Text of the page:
Ground #: 101
Ground: Champion Hill
Competition: FA Youth Cup 2nd Round
Kick Off: 7pm
Dulwich Hamlet Youth 0
Oxford United Youth 2
Marsh 5’, Udumaga 90’
It had been a while since I watched my only Youth Cup match (at Blackburn) as I had waited for a really interesting match up to take place in the Youth Cup after that. Last season Dulwich Hamlet’s Youth Team got all the way to the 3rd Round of this competition before they were beaten by big boys Newcastle United 6-2 at their Champion Hill ground. This season, Dulwich had gone on a good run again and got another Football League side in the form of Oxford United. Down to the Hill I go!
Dulwich is an area of South London and consists of East Dulwich, West Dulwich and Dulwich Village. The first documented evidence of Dulwich is as a hamlet outside London in 967AD, granted by King Edgar to one of his thanes Earl Aelfheah. The name of Dulwich may come from two old English words, Dill, a white flower, and wihs, meaning a damp meadow, giving a meaning of "the meadow where dill grows". In 1538, Henry VIII seized control of Dulwich and sold it to goldsmith Thomas Calton for £609. Calton's grandson Sir Francis Calton sold the Manor of Dulwich for £4,900 in 1605 to Elizabethan actor and entrepreneur Edward Alleyn. He vested his wealth in a charitable foundation, Alleyn's College of God's Gift, established in 1619. The charity's modern successor, The Dulwich Estate, still owns 1,500 acre in the area, including a number of private roads and a tollgate. In the Second World War, Dulwich was hit by many V-1 flying bombs and V-2 rockets. A possible explanation for this is that the British military when announcing V-1 and V-2 explosions deliberately gave map co-ordinates four miles north of the truth in an attempt to protect densely populated central London and focus the drops on the open spaces in the suburbs instead. Today, Dulwich has its 3 distinct areas and remains a diverse and popular part of London.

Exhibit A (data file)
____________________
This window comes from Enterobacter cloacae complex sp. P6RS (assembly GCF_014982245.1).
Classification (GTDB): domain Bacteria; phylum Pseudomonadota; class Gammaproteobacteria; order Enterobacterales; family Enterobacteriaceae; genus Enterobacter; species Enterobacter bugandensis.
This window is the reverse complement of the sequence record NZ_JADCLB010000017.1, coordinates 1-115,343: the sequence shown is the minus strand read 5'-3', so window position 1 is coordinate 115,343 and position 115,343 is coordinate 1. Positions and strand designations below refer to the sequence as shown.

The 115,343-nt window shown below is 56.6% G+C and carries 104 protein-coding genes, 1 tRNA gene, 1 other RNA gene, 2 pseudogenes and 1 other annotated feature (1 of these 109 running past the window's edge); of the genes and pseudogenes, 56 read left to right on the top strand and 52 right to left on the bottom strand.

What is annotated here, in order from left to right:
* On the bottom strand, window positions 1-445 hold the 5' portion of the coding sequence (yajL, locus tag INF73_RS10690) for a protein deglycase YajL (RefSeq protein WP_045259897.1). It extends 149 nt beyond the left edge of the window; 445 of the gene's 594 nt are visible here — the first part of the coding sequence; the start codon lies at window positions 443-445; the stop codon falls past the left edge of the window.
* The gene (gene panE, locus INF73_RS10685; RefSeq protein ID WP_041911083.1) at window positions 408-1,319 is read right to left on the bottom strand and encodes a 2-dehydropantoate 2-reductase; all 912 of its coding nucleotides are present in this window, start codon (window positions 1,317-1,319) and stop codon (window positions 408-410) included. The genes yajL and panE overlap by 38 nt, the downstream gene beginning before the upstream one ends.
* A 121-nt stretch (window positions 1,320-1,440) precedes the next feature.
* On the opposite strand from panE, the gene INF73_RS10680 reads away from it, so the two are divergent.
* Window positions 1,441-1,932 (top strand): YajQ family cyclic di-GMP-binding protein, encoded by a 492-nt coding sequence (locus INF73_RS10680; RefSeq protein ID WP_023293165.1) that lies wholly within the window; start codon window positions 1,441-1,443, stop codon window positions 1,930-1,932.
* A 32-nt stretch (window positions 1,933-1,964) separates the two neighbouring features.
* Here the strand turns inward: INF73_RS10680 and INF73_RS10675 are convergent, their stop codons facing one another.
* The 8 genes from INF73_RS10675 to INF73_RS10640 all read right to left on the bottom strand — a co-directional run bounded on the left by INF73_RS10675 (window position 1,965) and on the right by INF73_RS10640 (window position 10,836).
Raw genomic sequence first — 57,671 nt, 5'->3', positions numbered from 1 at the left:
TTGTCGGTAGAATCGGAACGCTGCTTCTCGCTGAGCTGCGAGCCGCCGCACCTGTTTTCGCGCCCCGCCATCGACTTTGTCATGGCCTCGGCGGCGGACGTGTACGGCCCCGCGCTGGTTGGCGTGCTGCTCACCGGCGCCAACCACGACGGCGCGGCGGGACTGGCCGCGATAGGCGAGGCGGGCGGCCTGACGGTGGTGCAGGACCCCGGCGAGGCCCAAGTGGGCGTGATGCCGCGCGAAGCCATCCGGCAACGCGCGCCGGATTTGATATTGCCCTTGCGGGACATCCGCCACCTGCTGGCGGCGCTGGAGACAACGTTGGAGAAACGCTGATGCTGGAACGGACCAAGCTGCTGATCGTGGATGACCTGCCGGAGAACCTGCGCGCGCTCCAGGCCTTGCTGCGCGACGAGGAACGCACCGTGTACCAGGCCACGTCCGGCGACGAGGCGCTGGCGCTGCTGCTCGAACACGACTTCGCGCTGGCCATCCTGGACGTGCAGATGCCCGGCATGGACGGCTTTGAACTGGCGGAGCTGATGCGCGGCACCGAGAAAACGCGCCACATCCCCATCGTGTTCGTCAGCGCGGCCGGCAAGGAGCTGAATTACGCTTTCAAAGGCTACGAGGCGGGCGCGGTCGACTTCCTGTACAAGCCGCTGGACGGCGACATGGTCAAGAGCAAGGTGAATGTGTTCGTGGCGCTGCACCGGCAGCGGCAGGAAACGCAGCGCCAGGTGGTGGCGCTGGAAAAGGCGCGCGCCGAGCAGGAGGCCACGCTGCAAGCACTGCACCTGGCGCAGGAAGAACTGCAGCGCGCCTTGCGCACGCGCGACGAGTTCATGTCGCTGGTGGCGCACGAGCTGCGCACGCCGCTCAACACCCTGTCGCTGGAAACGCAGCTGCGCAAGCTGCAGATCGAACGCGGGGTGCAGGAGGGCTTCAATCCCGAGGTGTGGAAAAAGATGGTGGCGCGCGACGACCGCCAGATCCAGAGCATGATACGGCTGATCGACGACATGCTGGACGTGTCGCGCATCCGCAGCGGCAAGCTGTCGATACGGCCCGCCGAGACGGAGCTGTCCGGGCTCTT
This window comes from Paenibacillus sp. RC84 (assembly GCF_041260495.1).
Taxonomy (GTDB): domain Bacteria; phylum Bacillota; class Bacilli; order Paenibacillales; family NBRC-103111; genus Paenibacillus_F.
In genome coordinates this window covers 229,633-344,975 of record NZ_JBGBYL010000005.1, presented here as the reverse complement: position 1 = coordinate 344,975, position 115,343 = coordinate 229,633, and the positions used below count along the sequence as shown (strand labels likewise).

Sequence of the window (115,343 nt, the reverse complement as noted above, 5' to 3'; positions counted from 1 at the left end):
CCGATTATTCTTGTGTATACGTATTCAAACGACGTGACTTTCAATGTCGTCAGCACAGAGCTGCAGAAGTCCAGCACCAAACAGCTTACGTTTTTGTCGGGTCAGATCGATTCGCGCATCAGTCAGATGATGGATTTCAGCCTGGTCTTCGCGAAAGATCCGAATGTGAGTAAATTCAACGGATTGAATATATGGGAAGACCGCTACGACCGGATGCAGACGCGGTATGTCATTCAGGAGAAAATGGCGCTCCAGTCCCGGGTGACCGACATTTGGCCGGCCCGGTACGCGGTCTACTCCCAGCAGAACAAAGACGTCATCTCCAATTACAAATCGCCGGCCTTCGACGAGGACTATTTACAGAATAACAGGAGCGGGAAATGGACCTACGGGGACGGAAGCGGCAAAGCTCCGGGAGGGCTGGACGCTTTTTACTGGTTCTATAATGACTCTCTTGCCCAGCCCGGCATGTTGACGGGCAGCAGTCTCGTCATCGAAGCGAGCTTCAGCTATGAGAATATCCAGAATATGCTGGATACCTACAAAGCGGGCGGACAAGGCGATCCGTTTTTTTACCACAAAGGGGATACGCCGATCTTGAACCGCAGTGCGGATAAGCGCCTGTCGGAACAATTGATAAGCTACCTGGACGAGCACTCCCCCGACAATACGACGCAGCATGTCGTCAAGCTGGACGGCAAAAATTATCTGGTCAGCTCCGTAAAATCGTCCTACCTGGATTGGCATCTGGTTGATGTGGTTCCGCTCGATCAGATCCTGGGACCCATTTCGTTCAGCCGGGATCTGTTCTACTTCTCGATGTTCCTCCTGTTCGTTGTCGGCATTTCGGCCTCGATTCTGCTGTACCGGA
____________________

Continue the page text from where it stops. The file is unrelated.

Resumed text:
The senior side of Dulwich Hamlet are currently having an excellent season in Isthmian Division 1 South (as I write this they are top of the table). Founded in 1893, their famous pink and blue colours have seen them play in front of 20k+ crowds, saw the start of many a professional’s career and reach the FA Cup 1st Round (last time in 1998). Dulwich moved into their renovated Champion Hill ground in 1993 (the old one had to be demolished in 1991) as part of a Sainsbury’s development of the area (their ground is right next to one). The main feature of the ground is the Tommy Jover Stand (pic above) which houses all the seats and the club’s clubhouse in the top of the stand. Opposite this is a covered standing area while the rest of the ground is uncovered and standing. Its a great wee place and the ample room for everyone and between the standing areas makes this a place I would happily go back to. It’s also popular as Kent League side Fisher FC play here whilst trying to get somewhere themselves as well as Millwall Lionesses LFC who play in the Woman’s Premier League Southern section.